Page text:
Three bones meet to form your knee joint: your thighbone (femur), shinbone (tibia), and kneecap (patella).

Two wedge-shaped pieces of cartilage act as "shock absorbers" between your thighbone and shinbone. These are called meniscus. They are tough and rubbery to help cushion the joint and keep it stable.


Menisci tear in different ways. Tears are noted by how they look, as well as where the tear occurs in the meniscus. Common tears include bucket handle, flap, and radial.

Sports-related meniscus tears often occur along with other knee injuries, such as anterior cruciate ligament tears.


Sudden meniscus tears often happen during sports. Players may squat and twist the knee, causing a tear. Direct contact, like a tackle, is sometimes involved.

Older people are more likely to have degenerative meniscus tears that slowly tear over time.


You might feel a "pop" when you tear a meniscus. Most people can still walk on their injured knee. Many athletes keep playing with a tear. Over 2 to 3 days, your knee will gradually become more stiff and swollen.

The most common symptoms of meniscus tear are:

  • Pain
  • Stiffness and swelling
  • Catching or locking of your knee
  • The sensation of your knee "giving way"
  • You are not able to move your knee through its full range of motion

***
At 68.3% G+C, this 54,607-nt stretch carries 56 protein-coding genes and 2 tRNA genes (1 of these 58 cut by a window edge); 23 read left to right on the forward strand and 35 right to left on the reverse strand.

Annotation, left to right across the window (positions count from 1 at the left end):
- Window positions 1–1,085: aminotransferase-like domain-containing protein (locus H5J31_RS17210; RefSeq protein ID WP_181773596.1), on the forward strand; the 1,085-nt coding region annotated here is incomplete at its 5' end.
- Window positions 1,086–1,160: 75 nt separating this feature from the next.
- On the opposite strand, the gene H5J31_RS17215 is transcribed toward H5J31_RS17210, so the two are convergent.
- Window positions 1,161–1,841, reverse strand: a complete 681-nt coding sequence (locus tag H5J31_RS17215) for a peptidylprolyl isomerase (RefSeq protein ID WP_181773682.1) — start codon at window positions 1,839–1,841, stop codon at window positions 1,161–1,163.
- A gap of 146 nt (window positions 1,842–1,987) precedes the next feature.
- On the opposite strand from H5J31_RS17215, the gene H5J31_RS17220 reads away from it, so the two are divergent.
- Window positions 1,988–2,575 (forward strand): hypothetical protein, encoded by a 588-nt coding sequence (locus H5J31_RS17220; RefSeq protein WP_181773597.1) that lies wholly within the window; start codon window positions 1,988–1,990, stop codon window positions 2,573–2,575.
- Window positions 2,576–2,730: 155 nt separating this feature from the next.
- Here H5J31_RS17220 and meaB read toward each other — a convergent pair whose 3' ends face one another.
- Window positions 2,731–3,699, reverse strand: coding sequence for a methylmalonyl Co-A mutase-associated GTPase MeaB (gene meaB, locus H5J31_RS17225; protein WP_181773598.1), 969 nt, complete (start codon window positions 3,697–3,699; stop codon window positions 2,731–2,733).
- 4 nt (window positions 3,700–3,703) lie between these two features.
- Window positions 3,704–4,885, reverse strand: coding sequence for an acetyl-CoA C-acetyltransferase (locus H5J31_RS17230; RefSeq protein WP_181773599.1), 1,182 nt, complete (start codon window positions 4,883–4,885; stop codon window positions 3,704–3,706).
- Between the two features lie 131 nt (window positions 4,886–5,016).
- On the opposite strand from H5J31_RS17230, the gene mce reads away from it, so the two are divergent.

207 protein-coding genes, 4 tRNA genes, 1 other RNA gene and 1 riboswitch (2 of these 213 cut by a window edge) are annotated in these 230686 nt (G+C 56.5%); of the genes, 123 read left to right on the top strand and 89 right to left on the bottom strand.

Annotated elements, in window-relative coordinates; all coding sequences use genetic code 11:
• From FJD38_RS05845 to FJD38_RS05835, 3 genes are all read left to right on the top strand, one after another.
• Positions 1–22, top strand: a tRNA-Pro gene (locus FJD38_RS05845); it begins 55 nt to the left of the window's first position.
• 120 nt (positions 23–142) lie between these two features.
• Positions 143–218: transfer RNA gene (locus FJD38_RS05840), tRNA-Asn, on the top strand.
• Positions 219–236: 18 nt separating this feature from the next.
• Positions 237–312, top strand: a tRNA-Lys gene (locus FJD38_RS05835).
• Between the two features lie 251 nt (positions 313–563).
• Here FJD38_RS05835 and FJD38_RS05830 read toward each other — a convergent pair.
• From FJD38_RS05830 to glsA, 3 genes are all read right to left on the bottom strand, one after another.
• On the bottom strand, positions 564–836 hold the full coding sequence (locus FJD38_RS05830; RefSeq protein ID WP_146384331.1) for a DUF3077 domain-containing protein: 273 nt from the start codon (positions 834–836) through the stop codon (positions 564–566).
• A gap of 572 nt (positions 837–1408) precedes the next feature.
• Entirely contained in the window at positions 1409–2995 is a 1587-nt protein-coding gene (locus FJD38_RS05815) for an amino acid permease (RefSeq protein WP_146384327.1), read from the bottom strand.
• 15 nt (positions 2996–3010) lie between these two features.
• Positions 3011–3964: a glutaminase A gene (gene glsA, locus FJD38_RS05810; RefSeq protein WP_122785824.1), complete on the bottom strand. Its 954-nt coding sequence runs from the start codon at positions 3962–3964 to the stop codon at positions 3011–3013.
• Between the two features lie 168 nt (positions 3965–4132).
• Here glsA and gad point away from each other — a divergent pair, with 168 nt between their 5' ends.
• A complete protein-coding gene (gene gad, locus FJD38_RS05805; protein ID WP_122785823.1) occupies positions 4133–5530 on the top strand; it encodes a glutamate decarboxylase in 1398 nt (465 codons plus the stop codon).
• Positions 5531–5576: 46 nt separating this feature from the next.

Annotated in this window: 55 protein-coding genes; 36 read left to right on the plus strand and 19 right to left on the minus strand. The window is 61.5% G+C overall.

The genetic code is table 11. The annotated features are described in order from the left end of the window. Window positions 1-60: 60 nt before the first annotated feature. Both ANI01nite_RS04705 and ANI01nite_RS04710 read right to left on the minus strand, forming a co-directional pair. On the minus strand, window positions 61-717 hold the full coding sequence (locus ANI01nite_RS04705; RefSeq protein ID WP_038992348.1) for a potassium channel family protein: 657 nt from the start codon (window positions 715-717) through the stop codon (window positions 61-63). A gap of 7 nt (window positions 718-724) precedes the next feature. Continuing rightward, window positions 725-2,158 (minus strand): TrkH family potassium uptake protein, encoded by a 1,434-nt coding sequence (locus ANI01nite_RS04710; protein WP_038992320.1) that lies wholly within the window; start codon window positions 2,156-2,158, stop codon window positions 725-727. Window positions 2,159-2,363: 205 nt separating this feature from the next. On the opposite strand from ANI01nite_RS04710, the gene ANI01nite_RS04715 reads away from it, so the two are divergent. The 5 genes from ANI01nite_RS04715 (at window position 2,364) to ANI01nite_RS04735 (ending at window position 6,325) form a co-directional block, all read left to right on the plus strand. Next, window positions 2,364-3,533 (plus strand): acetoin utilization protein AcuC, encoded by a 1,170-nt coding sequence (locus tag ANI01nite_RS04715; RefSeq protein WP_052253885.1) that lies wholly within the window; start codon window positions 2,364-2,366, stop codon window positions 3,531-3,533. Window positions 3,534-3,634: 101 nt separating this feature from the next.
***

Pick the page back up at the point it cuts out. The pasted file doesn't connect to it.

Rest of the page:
Without treatment, a piece of meniscus may come loose and drift into the joint. This can cause your knee to slip, pop, or lock.


Your treatment will depend on your age, the type of tear you have, its size, and location.

Most degenerative meniscus tears in older patients respond well to physical therapy.  In some patients who fail physical therapy, surgery may be necessary.  

Younger patients often tear the meniscus during a sporting event or other athletic activity.  Depending on the tear pattern, meniscus tears are repaired in the younger age group. Whether a repair is attempted depends on the location of the tear relative to the blood supply. 

The outside one-third of the meniscus has a rich blood supply. A tear in this "red" zone may heal on its own, or can often be repaired with surgery. A longitudinal tear is an example of this kind of tear.

In contrast, the inner two-thirds of the meniscus lacks a blood supply. Without nutrients from blood, tears in this "white" zone cannot heal. Because the pieces cannot grow back together, tears in this zone are usually surgically trimmed away.

Surgical Treatment

If your symptoms persist with nonsurgical treatment, your doctor may suggest arthroscopic surgery.

The surgeon uses a camera to look inside the knee to evaluate the tear. At that time the torn tissue will be excised or repaired based on the surgeon’s evaluation.


If you have had a meniscus repair procedure, you will need to use crutches for about a 6 weeks to allow the repair to heal. There will be a specific physical therapy program aimed at restoring knee function. Rehabilitation time for a meniscus repair is about 3 months. 

Patients who have a partial menisectomy return to activities quickly as the damaged tissue is removed. Most patients return to work or sports in 2-3 weeks.